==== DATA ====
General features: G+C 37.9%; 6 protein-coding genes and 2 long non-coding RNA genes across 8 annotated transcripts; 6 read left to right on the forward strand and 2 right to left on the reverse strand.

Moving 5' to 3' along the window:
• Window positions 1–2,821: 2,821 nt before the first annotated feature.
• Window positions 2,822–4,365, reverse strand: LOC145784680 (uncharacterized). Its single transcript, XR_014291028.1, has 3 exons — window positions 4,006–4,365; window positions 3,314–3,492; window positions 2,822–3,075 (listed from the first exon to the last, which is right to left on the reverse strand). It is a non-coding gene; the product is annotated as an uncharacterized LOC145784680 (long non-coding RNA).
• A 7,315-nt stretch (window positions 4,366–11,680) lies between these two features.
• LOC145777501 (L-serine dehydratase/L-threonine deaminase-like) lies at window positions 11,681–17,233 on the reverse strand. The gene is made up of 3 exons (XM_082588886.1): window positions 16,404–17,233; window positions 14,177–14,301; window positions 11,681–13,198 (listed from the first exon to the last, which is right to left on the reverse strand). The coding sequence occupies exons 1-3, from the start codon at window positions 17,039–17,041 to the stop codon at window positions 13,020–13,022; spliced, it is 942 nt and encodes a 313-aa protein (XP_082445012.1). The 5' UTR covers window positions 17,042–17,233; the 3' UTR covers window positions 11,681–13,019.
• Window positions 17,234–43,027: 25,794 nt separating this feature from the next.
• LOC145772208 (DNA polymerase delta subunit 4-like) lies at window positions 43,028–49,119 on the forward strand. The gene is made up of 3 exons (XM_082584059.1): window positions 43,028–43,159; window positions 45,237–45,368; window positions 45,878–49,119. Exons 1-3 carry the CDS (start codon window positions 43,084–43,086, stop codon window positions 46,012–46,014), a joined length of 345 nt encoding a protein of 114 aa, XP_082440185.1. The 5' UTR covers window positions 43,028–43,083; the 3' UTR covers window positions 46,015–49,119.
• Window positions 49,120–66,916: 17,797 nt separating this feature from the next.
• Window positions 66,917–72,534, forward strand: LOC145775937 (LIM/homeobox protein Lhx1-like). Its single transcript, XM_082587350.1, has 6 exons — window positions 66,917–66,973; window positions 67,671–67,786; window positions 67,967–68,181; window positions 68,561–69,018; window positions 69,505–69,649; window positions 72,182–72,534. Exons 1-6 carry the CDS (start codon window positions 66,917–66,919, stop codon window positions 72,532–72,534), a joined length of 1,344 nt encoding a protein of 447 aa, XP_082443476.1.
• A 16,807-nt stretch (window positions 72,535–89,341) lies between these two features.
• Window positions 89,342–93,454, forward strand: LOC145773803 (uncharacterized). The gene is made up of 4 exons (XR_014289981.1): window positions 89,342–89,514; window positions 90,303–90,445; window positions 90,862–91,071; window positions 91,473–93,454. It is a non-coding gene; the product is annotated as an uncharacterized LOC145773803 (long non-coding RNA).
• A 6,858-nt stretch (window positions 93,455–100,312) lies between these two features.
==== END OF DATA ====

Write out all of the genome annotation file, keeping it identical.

General features: G+C 37.9%; 6 protein-coding genes and 2 long non-coding RNA genes across 8 annotated transcripts; 6 read left to right on the forward strand and 2 right to left on the reverse strand.

Moving 5' to 3' along the window:
• Window positions 1–2,821: 2,821 nt before the first annotated feature.
• Window positions 2,822–4,365, reverse strand: LOC145784680 (uncharacterized). Its single transcript, XR_014291028.1, has 3 exons — window positions 4,006–4,365; window positions 3,314–3,492; window positions 2,822–3,075 (listed from the first exon to the last, which is right to left on the reverse strand). It is a non-coding gene; the product is annotated as an uncharacterized LOC145784680 (long non-coding RNA).
• A 7,315-nt stretch (window positions 4,366–11,680) lies between these two features.
• LOC145777501 (L-serine dehydratase/L-threonine deaminase-like) lies at window positions 11,681–17,233 on the reverse strand. The gene is made up of 3 exons (XM_082588886.1): window positions 16,404–17,233; window positions 14,177–14,301; window positions 11,681–13,198 (listed from the first exon to the last, which is right to left on the reverse strand). The coding sequence occupies exons 1-3, from the start codon at window positions 17,039–17,041 to the stop codon at window positions 13,020–13,022; spliced, it is 942 nt and encodes a 313-aa protein (XP_082445012.1). The 5' UTR covers window positions 17,042–17,233; the 3' UTR covers window positions 11,681–13,019.
• Window positions 17,234–43,027: 25,794 nt separating this feature from the next.
• LOC145772208 (DNA polymerase delta subunit 4-like) lies at window positions 43,028–49,119 on the forward strand. The gene is made up of 3 exons (XM_082584059.1): window positions 43,028–43,159; window positions 45,237–45,368; window positions 45,878–49,119. Exons 1-3 carry the CDS (start codon window positions 43,084–43,086, stop codon window positions 46,012–46,014), a joined length of 345 nt encoding a protein of 114 aa, XP_082440185.1. The 5' UTR covers window positions 43,028–43,083; the 3' UTR covers window positions 46,015–49,119.
• Window positions 49,120–66,916: 17,797 nt separating this feature from the next.
• Window positions 66,917–72,534, forward strand: LOC145775937 (LIM/homeobox protein Lhx1-like). Its single transcript, XM_082587350.1, has 6 exons — window positions 66,917–66,973; window positions 67,671–67,786; window positions 67,967–68,181; window positions 68,561–69,018; window positions 69,505–69,649; window positions 72,182–72,534. Exons 1-6 carry the CDS (start codon window positions 66,917–66,919, stop codon window positions 72,532–72,534), a joined length of 1,344 nt encoding a protein of 447 aa, XP_082443476.1.
• A 16,807-nt stretch (window positions 72,535–89,341) lies between these two features.
• Window positions 89,342–93,454, forward strand: LOC145773803 (uncharacterized). The gene is made up of 4 exons (XR_014289981.1): window positions 89,342–89,514; window positions 90,303–90,445; window positions 90,862–91,071; window positions 91,473–93,454. It is a non-coding gene; the product is annotated as an uncharacterized LOC145773803 (long non-coding RNA).
• A 6,858-nt stretch (window positions 93,455–100,312) lies between these two features.